Vasco da Gama of Portugal - Page 2

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Arab-controlled territory on the East African coast was an integral part of the network of trade in the Indian Ocean. Fearing the local population would be hostile to Christians; Gama impersonated a Muslim and gained audience with the Sultan of Mozambique. With the paltry trade goods he had to offer, Gama was unable to provide a suitable gift to the ruler and soon the local populace became suspicious of Gama and his men. Forced by a hostile crowd to flee Mozambique, Gama departed the harbour, firing his cannons into the city in retaliation.

In the vicinity of Kenya, the expedition resorted to piracy, looting Arab merchant ships - generally unarmed trading vessels without heavy cannons. The Portuguese became the first known Europeans to visit the port of Mombasa but were met with hostility as stories of their piracy reached the shores. The departure from the city was not graceful and required the expeditions heavy cannons subdued the natives.

In February 1498, Vasco da Gama continued north, landing at Mombasa’s bitter rival Malindi (north Kenya) Malindi considered a foe Mombasa was a friend of Malindi and Vasco da Gama was made welcome. The African city had trading connections with India and Vasco da Gama was able to contracted the services of Ibn Majid, a skilled trading sailor to cross the Indian ocean. His knowledge of the monsoon winds completed the crossing in 23 days and landed the expedition in Calicut southwest coast of India. The fleet arrived in Calicut on 20 May 1498 and had completed the voyage in less than 10 months.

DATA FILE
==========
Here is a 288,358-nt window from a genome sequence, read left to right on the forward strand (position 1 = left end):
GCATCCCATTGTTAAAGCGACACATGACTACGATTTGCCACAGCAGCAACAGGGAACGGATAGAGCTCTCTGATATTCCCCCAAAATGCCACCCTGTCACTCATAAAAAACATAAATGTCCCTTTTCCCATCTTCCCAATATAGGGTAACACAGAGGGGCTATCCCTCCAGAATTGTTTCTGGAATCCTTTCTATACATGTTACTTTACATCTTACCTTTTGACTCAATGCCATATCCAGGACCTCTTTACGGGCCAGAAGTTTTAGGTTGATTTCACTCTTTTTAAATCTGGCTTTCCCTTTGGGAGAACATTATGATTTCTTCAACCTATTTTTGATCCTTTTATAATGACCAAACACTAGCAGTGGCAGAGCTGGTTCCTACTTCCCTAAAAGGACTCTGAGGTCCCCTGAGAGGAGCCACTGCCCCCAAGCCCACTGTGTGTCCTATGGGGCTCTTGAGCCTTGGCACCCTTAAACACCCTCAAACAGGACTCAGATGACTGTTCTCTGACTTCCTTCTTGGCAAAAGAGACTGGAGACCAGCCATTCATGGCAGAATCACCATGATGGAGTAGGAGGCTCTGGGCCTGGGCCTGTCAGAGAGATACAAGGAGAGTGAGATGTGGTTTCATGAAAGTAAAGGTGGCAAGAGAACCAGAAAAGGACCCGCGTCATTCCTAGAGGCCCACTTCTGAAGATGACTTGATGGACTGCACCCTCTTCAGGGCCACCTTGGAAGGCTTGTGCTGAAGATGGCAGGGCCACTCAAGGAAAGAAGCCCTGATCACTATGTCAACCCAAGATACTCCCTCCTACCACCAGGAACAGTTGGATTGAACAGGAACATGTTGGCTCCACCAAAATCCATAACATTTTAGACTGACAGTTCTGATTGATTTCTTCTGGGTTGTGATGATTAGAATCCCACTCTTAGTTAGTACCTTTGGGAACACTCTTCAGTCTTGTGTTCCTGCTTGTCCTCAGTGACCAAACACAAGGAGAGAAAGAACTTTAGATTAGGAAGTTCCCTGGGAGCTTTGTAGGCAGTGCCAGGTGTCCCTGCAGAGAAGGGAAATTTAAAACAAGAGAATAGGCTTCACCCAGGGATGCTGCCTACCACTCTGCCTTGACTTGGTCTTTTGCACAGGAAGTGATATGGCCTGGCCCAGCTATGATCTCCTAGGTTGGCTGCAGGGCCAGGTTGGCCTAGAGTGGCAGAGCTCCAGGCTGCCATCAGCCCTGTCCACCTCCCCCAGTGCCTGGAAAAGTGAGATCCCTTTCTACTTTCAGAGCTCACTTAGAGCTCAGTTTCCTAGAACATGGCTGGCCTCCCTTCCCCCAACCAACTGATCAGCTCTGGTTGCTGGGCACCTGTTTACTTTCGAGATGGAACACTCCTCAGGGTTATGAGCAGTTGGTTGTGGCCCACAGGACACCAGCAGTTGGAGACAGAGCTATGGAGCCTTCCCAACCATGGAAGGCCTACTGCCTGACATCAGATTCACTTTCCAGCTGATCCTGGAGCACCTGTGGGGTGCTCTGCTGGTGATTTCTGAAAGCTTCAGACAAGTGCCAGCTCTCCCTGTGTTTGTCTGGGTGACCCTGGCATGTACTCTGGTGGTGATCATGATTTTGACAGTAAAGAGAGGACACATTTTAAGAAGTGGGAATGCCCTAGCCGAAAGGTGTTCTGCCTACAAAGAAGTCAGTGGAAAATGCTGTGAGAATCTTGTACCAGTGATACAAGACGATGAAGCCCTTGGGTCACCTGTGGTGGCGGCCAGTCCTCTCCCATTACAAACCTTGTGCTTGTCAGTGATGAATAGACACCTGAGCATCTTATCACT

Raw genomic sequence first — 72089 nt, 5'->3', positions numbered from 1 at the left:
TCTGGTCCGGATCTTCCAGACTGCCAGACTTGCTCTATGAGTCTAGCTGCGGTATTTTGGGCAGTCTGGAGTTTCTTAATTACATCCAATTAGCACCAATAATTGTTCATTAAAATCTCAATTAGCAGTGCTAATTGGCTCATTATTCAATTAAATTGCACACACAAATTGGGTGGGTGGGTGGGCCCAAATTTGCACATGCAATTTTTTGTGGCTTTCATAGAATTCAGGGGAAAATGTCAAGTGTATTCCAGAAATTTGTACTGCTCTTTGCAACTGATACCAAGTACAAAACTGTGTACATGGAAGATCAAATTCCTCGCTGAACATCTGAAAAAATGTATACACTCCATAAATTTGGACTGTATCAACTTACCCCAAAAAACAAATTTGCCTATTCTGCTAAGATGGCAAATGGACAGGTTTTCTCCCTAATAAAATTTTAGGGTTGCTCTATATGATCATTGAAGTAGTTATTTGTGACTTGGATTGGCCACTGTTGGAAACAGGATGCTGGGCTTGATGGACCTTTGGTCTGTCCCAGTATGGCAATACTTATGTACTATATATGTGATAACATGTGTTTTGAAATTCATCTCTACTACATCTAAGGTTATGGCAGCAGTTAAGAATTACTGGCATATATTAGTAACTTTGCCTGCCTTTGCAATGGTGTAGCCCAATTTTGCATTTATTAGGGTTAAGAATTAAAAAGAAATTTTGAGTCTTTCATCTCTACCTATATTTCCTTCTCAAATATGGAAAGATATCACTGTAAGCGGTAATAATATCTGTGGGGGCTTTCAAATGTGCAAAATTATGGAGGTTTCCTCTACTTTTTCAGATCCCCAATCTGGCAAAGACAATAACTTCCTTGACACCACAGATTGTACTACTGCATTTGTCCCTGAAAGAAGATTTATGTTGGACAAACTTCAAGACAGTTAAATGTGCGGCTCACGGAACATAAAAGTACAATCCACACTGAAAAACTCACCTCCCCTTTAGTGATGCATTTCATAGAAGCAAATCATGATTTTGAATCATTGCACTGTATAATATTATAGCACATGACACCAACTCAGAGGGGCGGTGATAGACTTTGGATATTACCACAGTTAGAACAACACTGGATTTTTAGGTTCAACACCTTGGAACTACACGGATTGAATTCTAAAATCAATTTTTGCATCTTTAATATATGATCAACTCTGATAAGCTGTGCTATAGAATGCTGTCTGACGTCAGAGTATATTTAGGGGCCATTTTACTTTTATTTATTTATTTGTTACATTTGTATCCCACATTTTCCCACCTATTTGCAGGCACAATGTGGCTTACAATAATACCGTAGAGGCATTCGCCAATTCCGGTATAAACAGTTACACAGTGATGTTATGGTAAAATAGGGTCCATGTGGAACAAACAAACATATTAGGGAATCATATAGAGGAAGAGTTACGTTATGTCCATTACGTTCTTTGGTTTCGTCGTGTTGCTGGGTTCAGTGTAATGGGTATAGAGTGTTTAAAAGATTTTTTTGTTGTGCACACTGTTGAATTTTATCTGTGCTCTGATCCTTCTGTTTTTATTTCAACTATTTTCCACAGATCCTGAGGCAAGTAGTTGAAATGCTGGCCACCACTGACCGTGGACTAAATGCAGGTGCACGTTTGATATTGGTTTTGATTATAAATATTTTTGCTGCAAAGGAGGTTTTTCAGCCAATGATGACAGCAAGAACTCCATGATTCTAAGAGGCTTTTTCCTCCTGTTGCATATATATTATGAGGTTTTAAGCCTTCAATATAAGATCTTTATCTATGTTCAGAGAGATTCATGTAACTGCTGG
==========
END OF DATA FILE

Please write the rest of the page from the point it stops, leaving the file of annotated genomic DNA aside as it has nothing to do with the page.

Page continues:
The King of Calicut was not impressed by this magnificent voyage and after their pitiful offering of gifts assumed that they were pirates. The king refused gifts and offerings to be taken back to Portugal without the traders fee paid and in gold. The retaliation form Vasco da Gama was an indication of the brutality he would use in later life to enforce the imperialism of Portugal, he carried a few Nairs and sixteen Mukkuva fishermen off with him by force. Eager to leave he ignored the local knowledge of monsoon wind patterns, which was still blowing onshore.

The return trip across the ocean, sailing against the wind, took 132 days, and Vasco da Gama arrived in Malinda on 7 January 1499. During this trip, approximately half of the crew died, and many of the rest were afflicted with scurvy. By the time the voyage had finally returned back to Lisbon in September 1499 only 2 of his boats remained and his crew was down from 170 to 55.

The return of the voyage won the admiration of the entire country and significantly boasted Portugal’s position within the volatile power struggle of 16 century Europe. Vasco da Gama was richly rewarded for his adventures he was knighted and the feudal rights to his home town of Sines passed to him and his family.

The spice trade proved to be a major asset to the Portuguese economy, Vasco da Gama voyage had made it clear that the east coast of Africa was essential to Portuguese interests; its ports could provided fresh water, provisions, timber and ships could wait out unfavourable weather. This requirement for a staging ground for the spice trade lead to the colonization of Mozambique by the Portuguese Crown.

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